Florida came back and won. The triumph was a callback to another defensive stand against a similar quarterback.
In 2007, Tebow suffered one of the few home defeats in his Florida career, held to 201 passing yards and losing in the Swamp for the first time in 17 games under Meyer. It was then that Foley noticed the excitable defensive coordinator on the other sideline. Three years later, Foley would offer him a head coaching job.
"He was a defensive coach," Foley says. "I'll be honest with you: that was important to us."
Four years after that upset at the Swamp, Muschamp was be celebrating a turning-point win at Florida. In that visitor's locker room in College Station, the Gators realized Muschamp's scheme could work. "It was electric," Muschamp says. The talent would always be there at Florida, but Muschamp wouldn't need to go five-star-gazing to win a lot of games.
"I'll turn my back on a five-star guy if he isn't a good guy," Muschamp says. "I have zero reservations about that. ZERO reservations."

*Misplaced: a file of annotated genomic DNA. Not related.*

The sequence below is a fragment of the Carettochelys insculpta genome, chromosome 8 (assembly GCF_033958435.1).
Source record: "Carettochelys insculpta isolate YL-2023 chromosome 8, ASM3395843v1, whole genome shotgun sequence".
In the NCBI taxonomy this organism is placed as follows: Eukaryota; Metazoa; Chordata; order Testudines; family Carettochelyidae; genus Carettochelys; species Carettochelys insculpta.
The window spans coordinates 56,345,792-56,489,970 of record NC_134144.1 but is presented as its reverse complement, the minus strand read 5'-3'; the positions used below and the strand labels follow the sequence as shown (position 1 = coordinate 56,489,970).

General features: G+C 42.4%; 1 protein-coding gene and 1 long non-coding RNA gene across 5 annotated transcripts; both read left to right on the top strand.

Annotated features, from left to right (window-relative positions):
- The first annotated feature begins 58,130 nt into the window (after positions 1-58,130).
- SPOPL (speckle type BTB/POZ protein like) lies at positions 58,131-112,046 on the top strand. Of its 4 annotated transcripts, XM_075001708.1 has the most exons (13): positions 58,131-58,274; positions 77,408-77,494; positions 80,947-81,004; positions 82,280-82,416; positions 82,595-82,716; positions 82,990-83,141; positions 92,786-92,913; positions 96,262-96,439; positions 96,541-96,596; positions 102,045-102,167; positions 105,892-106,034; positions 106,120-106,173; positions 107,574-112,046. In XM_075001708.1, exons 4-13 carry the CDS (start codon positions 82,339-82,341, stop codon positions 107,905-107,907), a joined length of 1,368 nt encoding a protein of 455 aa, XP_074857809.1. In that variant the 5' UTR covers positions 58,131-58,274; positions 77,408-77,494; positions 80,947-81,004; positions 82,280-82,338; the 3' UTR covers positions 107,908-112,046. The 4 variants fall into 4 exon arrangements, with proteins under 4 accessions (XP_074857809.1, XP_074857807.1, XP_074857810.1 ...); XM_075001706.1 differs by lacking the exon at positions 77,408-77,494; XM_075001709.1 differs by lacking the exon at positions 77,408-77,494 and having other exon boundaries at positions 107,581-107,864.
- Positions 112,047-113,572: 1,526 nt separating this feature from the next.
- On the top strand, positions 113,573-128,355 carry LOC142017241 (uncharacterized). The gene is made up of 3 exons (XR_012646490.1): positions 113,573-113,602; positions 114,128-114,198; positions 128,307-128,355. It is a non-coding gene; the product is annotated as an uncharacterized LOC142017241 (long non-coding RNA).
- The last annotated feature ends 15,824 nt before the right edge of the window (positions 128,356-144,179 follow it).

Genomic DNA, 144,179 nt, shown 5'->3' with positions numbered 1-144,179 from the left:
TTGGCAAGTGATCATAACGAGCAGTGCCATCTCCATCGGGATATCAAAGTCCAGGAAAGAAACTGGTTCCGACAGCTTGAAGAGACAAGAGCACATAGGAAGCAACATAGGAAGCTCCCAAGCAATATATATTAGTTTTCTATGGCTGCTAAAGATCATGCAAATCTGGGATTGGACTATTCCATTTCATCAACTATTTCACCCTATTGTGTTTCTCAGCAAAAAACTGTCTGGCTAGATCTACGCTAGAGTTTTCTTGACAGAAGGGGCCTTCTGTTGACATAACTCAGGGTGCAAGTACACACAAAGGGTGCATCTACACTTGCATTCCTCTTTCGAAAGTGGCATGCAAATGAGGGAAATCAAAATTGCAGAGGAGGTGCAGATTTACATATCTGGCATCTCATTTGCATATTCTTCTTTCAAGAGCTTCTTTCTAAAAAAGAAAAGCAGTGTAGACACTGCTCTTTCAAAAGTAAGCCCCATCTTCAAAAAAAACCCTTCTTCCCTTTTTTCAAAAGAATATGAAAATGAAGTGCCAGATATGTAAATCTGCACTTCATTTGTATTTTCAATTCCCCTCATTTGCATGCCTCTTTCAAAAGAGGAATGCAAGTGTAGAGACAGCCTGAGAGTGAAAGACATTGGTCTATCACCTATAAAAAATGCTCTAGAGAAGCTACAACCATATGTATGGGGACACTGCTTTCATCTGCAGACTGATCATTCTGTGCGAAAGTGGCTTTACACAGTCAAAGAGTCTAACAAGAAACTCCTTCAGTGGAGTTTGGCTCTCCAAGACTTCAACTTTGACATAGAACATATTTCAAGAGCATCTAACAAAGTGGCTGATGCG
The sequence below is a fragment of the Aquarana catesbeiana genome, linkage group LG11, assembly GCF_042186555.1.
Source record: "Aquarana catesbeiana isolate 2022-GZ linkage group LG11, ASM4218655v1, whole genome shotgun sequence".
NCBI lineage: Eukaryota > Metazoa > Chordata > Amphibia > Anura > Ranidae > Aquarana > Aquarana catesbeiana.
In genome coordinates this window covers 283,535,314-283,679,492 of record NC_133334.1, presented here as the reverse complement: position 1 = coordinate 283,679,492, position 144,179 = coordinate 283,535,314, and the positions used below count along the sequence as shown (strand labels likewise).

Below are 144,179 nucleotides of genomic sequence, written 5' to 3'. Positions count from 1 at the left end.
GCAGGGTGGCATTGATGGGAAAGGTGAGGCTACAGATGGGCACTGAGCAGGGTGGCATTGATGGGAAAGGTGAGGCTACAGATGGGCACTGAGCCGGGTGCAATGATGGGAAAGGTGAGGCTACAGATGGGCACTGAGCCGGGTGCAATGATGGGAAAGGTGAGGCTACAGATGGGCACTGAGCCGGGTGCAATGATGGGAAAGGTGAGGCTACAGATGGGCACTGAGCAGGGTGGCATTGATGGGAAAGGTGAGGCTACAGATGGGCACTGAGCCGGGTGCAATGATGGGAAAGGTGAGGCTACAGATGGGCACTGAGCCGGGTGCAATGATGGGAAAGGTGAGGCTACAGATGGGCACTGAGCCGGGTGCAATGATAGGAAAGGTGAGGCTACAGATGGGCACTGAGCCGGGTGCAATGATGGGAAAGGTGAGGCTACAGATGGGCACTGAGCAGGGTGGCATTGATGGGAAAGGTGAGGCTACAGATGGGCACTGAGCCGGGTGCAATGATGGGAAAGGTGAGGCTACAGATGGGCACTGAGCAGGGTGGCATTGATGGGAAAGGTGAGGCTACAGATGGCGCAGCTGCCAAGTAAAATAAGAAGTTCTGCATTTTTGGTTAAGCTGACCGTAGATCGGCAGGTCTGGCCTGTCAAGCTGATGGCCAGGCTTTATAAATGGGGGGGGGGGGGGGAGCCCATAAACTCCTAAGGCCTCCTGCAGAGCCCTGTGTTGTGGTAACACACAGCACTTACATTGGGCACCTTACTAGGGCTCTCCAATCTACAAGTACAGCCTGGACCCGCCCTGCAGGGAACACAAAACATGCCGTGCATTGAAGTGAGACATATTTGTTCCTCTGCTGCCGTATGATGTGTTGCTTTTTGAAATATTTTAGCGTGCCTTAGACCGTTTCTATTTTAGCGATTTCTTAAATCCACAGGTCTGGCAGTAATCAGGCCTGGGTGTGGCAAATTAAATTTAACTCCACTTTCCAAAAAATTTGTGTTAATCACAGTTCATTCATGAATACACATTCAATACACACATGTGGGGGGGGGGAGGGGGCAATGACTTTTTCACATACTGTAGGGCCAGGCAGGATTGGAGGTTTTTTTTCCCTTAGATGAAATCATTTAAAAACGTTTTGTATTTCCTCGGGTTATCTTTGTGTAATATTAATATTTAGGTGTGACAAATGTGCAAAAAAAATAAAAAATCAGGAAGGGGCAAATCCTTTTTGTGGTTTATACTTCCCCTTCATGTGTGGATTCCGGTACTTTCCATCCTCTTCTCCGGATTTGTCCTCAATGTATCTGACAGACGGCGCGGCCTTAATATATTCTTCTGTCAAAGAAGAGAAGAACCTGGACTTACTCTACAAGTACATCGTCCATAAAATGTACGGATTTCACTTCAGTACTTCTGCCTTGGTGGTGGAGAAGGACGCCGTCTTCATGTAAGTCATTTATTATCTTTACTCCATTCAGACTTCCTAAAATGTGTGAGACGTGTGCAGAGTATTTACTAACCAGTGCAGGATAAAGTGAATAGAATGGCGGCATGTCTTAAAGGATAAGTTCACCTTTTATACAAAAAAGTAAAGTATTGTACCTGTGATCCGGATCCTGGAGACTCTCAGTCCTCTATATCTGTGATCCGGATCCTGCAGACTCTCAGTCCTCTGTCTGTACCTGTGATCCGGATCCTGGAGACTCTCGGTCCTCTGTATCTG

He raises his voice a little.
"I'm the recruiting coordinator here," he says. "You're not a good guy, you go somewhere else. We'll play you. We'll beat you."
His definition of a good guy is Gillislee, a Florida native who'd only seen part-time work in his first three seasons as a Gator. Thrust into the starting role as a senior, all he's done is become the first 1,000-yard rusher Florida's had in eight years.
"He never bitched, never moaned," Muschamp says. "He is the greatest example of a team player I've been around as a football coach."
Welcome to the new Gator football, where the biggest star is soft-spoken Mike Gillislee. It kind of fits, really, as Gainesville isn't exactly Las Vegas (or even Oxford, Mississippi). It's a blue-collar town that's far more South Georgia than South Beach. Muschamp should know. He was born in Georgia but grew up here, in Gainesville. Defense makes him tick, and sometimes detonate.
It's a whole new world for Gators fans, and Muschamp is making this place his town again.